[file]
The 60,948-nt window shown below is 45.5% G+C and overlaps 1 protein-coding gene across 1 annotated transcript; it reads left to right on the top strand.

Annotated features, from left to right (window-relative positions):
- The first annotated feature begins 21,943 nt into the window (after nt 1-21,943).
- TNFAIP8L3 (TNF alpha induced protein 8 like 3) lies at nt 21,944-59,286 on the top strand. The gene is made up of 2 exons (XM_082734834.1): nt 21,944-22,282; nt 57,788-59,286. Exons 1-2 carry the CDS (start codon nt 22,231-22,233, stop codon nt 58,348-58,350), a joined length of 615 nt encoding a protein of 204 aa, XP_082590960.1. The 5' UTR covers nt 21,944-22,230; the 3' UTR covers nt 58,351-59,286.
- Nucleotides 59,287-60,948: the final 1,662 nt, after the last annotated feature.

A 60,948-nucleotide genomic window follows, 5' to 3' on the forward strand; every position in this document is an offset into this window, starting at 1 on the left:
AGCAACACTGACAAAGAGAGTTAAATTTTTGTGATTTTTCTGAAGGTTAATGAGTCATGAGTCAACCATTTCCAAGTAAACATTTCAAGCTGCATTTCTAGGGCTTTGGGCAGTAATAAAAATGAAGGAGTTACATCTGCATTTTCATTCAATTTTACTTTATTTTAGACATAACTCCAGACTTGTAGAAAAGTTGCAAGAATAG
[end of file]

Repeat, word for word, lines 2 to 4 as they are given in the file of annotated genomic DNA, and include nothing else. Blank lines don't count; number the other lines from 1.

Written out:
Annotated features, from left to right (window-relative positions):
- The first annotated feature begins 21,943 nt into the window (after nt 1-21,943).
- TNFAIP8L3 (TNF alpha induced protein 8 like 3) lies at nt 21,944-59,286 on the top strand. The gene is made up of 2 exons (XM_082734834.1): nt 21,944-22,282; nt 57,788-59,286. Exons 1-2 carry the CDS (start codon nt 22,231-22,233, stop codon nt 58,348-58,350), a joined length of 615 nt encoding a protein of 204 aa, XP_082590960.1. The 5' UTR covers nt 21,944-22,230; the 3' UTR covers nt 58,351-59,286.